Once again, it has become clear that house prices are still rising. The government assessor said Monday that they continued to climb in 2014, despite the promises of Prime Minister Benjamin Netanyahu, Finance Minister Yair Lapid and Housing and Construction Minister Uri Ariel to reverse the trend. Does this mean something that has risen for eight years in a row will continue to rise forever? Have the laws of economics gone mad?
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Every student of economics knows that when the central bank significantly increases the money supply, the result is inflation. We saw how that happens here in the 1980s, when the central bank increased the money supply without reckoning the cost, and we quickly arrived at hyperinflation of 450 percent a year and a deep economic crisis.
Worldwide, central banks have injected enormous amounts of money into the economy over the last 15 years. It began in March 2000, after the dot-com bubble burst, and continued at a rapid clip after the September 2001 terror attack on the Twin Towers. Alan Greenspan, then chairman of the U.S. Federal Reserve, decided at the time to fight the danger of an economic crisis and recession by injecting hundreds of billions of dollars into the market. The result was the inflation of real estate and stock prices, until that bubble burst with a loud bang in September 2008.
Immediately after that collapse, though, central bank governors from Japan, Europe and the United States resumed their policy of lowering interest rates and injecting hundreds of billions into the economy, in an effort to encourage growth. It’s possible they thereby prevented a global recession, but how did it happen that they didn’t cause inflation?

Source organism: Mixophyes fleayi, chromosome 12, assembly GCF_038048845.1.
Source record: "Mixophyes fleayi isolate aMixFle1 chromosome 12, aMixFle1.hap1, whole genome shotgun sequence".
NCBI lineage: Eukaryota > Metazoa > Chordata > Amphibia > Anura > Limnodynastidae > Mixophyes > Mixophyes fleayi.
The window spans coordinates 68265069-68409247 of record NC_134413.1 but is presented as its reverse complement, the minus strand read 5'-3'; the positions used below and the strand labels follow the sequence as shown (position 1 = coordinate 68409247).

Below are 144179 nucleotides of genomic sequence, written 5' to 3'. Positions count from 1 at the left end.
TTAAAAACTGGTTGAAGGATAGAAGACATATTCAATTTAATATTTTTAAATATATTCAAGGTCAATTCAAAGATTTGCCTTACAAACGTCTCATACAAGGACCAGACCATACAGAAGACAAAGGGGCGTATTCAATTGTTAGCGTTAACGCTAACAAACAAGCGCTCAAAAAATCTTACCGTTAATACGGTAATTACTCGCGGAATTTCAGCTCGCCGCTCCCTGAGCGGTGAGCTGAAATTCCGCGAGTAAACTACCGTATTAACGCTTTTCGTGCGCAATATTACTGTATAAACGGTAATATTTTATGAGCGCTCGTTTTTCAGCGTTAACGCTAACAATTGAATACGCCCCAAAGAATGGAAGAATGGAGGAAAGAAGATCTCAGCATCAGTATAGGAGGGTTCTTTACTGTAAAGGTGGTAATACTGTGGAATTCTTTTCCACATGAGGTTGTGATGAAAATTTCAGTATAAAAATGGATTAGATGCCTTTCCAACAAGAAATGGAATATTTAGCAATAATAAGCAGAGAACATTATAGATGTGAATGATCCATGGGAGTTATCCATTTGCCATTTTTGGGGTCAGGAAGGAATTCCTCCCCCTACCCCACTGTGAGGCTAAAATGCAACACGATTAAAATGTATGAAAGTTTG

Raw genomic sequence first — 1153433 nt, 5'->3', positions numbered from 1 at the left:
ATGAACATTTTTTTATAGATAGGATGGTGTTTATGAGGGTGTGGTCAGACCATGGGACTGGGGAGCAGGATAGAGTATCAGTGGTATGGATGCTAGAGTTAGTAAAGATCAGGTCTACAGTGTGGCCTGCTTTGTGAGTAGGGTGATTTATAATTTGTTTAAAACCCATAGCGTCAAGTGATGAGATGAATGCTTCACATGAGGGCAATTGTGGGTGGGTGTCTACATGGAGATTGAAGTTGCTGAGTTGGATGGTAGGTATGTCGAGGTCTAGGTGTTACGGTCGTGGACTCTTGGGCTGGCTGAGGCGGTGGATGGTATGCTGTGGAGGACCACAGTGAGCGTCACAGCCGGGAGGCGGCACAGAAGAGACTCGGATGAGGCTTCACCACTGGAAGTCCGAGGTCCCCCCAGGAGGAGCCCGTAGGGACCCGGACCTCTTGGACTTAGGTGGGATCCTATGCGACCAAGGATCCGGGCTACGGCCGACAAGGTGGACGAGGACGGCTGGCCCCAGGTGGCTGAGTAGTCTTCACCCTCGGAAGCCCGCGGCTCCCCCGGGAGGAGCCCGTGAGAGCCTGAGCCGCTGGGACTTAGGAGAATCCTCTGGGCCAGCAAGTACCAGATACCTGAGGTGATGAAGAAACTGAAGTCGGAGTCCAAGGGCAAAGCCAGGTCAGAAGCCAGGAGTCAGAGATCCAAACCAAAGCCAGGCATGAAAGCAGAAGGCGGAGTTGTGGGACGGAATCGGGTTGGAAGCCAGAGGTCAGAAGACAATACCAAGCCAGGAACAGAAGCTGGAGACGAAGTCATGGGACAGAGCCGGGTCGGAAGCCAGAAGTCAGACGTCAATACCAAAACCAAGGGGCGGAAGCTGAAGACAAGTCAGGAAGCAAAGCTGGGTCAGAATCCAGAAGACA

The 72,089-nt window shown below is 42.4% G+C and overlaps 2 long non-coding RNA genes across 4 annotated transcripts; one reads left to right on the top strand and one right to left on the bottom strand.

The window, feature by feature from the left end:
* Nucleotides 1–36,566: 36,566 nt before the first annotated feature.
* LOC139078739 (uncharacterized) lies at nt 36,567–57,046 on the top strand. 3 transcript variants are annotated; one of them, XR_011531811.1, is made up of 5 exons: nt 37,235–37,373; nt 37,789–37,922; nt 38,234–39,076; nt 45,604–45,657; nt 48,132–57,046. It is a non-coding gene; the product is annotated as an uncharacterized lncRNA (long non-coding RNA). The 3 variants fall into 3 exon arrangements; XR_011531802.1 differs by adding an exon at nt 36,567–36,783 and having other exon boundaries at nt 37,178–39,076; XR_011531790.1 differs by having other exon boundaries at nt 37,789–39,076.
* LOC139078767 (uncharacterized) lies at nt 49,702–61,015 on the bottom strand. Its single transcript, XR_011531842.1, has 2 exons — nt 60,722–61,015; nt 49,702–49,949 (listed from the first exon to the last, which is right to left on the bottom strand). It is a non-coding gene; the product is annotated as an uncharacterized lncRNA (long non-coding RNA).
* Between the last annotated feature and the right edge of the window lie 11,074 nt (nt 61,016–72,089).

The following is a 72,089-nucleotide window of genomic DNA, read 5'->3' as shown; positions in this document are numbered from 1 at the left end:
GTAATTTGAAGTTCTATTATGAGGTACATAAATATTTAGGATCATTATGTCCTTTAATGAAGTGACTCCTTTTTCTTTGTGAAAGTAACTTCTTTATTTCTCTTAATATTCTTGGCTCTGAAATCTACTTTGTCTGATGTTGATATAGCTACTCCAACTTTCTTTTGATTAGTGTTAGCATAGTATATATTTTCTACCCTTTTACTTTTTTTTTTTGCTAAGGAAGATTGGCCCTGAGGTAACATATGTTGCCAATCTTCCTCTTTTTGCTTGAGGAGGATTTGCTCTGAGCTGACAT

Here in Israel, the story was similar. The Bank of Israel has kept interest rates very low and injected a lot of money into the market for many years. But inflation hasn’t reared its head; there has even been some deflation. How is this possible?
The answer is that inflation found an escape route for itself. It has been hiding in physical assets and financial investments, sending the price of both soaring. Bond prices in Israel (and worldwide) are currently at an all-time high.
If you deposit money in Switzerland, for example, you’ll earn negative interest. If you deposit it in the Bank of Israel, you’ll earn zero interest. If you buy bonds from the State of Israel for a period of three to six years, you’ll earn a negative real return (meaning less than inflation). And that’s something that has never happened before.
If you want to earn some kind of positive interest, you’ll have to buy bonds with 10- to 15-year terms. Then you’ll earn a tiny real interest rate, but you’ll be exposed to the risk that interest rates will rise during those years and you’ll lose a lot of money.
The situation looks even less logical when you realize that yields on shekel-denominated 10-year-bonds issued by the State of Israel are identical to those on similar bonds issued by the United States. Ostensibly, this means that our risk level is identical to that of the United States. Is that possible? After all, America isn’t being threatened by Iran, Hamas and Hezbollah. So what’s going on here?
This hidden inflation isn’t concealed only in bonds. Stock markets in Israel and worldwide are also hitting new highs, as are the prices of artwork and, of course, housing. After all, money has to go somewhere.
So it’s true that Netanyahu bears primary responsibility for the fact that housing prices have risen 60 percent in real terms during his six most recent years in office, because he didn’t deal appropriately with the problems on the supply side. But he’s not the only culprit. With him in the dock stands the governor of the Bank of Israel, whose expansionary policies have fanned the flames incessantly.
One day, all this will change. The economy will return to a normal state, interest rates will rise, bond prices will plunge. And then the prices of stocks, artwork and housing will collapse as well. Otherwise, it really will be necessary to rewrite all the economic textbooks.